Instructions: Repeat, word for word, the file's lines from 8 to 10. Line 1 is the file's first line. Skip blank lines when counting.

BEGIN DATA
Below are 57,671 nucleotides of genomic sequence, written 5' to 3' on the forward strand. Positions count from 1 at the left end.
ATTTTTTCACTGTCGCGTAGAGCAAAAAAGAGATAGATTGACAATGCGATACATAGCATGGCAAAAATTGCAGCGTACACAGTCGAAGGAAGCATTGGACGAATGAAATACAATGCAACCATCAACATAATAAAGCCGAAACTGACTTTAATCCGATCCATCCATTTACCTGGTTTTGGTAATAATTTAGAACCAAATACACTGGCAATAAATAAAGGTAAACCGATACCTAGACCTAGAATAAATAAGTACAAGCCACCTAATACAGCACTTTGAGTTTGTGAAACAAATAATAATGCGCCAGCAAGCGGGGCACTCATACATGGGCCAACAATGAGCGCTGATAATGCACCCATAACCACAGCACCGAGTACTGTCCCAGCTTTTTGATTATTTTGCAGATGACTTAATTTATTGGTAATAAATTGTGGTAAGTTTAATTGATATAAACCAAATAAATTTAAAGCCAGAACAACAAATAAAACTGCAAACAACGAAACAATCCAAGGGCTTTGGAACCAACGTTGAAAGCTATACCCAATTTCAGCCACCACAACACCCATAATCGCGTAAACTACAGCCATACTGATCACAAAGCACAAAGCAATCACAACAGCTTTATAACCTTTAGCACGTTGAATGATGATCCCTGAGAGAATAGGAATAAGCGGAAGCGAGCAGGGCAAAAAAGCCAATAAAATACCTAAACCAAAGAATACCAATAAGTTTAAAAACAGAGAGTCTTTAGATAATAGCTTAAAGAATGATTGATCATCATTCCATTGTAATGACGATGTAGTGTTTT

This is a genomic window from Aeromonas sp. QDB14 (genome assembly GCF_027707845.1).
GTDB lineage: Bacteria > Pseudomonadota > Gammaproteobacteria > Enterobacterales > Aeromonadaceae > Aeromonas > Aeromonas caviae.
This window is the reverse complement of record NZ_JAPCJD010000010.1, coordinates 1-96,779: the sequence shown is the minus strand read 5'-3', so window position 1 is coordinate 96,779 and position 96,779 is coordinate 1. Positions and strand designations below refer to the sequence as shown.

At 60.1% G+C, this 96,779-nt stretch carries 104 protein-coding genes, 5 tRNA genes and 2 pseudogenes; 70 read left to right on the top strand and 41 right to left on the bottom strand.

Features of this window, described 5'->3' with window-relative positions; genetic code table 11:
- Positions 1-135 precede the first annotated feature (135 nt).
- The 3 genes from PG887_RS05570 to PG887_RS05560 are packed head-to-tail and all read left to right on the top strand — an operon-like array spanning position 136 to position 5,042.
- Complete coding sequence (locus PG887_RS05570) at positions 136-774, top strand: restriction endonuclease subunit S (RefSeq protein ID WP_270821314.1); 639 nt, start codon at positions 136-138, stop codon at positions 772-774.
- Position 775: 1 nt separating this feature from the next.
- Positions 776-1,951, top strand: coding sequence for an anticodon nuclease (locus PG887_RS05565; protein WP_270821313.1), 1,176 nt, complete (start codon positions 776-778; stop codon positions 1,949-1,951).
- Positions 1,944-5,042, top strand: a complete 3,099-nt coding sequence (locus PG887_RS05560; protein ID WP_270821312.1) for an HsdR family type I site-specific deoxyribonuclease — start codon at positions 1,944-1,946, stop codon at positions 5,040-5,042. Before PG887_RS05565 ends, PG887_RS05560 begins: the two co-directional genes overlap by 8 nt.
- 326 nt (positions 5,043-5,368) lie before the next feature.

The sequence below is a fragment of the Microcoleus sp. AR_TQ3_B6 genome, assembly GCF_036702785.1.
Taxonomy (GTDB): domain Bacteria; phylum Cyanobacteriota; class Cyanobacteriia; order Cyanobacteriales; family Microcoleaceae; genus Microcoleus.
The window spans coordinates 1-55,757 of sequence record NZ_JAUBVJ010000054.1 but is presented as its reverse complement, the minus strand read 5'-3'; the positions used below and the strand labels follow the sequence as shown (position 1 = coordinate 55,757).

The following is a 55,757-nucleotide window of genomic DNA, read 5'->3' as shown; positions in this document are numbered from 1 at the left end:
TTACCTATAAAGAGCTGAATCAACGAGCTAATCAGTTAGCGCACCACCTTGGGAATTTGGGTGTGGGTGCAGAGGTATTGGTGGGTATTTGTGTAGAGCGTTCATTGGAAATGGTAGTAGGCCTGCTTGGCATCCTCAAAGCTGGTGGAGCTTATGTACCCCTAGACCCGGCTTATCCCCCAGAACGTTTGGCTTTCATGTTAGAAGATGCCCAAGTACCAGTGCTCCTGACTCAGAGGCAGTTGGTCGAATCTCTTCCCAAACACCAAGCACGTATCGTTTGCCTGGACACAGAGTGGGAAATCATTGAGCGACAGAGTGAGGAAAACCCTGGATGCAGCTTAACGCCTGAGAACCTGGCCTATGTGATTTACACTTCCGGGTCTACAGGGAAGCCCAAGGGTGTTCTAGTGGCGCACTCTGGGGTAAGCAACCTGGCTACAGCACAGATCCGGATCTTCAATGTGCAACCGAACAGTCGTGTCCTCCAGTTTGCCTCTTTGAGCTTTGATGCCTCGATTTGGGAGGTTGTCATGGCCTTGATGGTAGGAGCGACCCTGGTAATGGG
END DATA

- Positions 1-135 precede the first annotated feature (135 nt).
- The 3 genes from PG887_RS05570 to PG887_RS05560 are packed head-to-tail and all read left to right on the top strand — an operon-like array spanning position 136 to position 5,042.
- Complete coding sequence (locus PG887_RS05570) at positions 136-774, top strand: restriction endonuclease subunit S (RefSeq protein ID WP_270821314.1); 639 nt, start codon at positions 136-138, stop codon at positions 772-774.